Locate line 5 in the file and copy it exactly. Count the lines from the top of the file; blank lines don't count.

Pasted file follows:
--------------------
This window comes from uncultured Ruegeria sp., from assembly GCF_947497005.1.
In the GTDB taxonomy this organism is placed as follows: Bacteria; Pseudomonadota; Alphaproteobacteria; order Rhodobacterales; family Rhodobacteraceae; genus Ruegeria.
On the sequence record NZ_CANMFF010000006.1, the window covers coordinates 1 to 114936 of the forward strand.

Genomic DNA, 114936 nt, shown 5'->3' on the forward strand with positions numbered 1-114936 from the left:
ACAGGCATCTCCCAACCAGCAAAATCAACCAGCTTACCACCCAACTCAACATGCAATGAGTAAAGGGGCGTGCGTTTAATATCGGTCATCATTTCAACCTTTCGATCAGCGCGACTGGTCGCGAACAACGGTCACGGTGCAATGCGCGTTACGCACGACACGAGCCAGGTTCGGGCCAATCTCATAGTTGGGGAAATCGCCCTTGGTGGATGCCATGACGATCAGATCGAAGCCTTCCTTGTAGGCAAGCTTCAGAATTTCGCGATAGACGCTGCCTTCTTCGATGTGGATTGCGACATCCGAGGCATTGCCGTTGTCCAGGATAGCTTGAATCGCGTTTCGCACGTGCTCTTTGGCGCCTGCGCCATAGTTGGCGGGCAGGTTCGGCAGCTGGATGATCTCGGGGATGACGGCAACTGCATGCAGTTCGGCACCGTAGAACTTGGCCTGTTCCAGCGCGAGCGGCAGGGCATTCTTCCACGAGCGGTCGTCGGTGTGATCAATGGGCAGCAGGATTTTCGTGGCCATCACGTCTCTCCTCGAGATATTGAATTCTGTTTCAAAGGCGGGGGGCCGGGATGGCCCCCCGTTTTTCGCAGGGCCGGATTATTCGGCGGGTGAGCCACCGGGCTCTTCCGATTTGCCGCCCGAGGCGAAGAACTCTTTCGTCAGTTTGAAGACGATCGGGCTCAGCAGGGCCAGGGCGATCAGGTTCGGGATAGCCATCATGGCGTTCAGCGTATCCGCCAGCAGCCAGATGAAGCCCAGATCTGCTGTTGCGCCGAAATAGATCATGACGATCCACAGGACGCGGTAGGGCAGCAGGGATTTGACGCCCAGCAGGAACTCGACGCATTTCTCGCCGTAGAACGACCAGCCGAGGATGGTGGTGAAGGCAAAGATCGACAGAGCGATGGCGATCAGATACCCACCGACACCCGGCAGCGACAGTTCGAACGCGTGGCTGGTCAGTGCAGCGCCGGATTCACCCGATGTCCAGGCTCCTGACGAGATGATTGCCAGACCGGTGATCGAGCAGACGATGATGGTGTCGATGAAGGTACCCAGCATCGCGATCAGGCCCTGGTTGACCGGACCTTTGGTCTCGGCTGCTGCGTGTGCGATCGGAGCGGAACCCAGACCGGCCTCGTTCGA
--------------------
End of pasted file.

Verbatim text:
ACAGGCATCTCCCAACCAGCAAAATCAACCAGCTTACCACCCAACTCAACATGCAATGAGTAAAGGGGCGTGCGTTTAATATCGGTCATCATTTCAACCTTTCGATCAGCGCGACTGGTCGCGAACAACGGTCACGGTGCAATGCGCGTTACGCACGACACGAGCCAGGTTCGGGCCAATCTCATAGTTGGGGAAATCGCCCTTGGTGGATGCCATGACGATCAGATCGAAGCCTTCCTTGTAGGCAAGCTTCAGAATTTCGCGATAGACGCTGCCTTCTTCGATGTGGATTGCGACATCCGAGGCATTGCCGTTGTCCAGGATAGCTTGAATCGCGTTTCGCACGTGCTCTTTGGCGCCTGCGCCATAGTTGGCGGGCAGGTTCGGCAGCTGGATGATCTCGGGGATGACGGCAACTGCATGCAGTTCGGCACCGTAGAACTTGGCCTGTTCCAGCGCGAGCGGCAGGGCATTCTTCCACGAGCGGTCGTCGGTGTGATCAATGGGCAGCAGGATTTTCGTGGCCATCACGTCTCTCCTCGAGATATTGAATTCTGTTTCAAAGGCGGGGGGCCGGGATGGCCCCCCGTTTTTCGCAGGGCCGGATTATTCGGCGGGTGAGCCACCGGGCTCTTCCGATTTGCCGCCCGAGGCGAAGAACTCTTTCGTCAGTTTGAAGACGATCGGGCTCAGCAGGGCCAGGGCGATCAGGTTCGGGATAGCCATCATGGCGTTCAGCGTATCCGCCAGCAGCCAGATGAAGCCCAGATCTGCTGTTGCGCCGAAATAGATCATGACGATCCACAGGACGCGGTAGGGCAGCAGGGATTTGACGCCCAGCAGGAACTCGACGCATTTCTCGCCGTAGAACGACCAGCCGAGGATGGTGGTGAAGGCAAAGATCGACAGAGCGATGGCGATCAGATACCCACCGACACCCGGCAGCGACAGTTCGAACGCGTGGCTGGTCAGTGCAGCGCCGGATTCACCCGATGTCCAGGCTCCTGACGAGATGATTGCCAGACCGGTGATCGAGCAGACGATGATGGTGTCGATGAAGGTACCCAGCATCGCGATCAGGCCCTGGTTGACCGGACCTTTGGTCTCGGCTGCTGCGTGTGCGATCGGAGCGGAACCCAGACCGGCCTCGTTCGA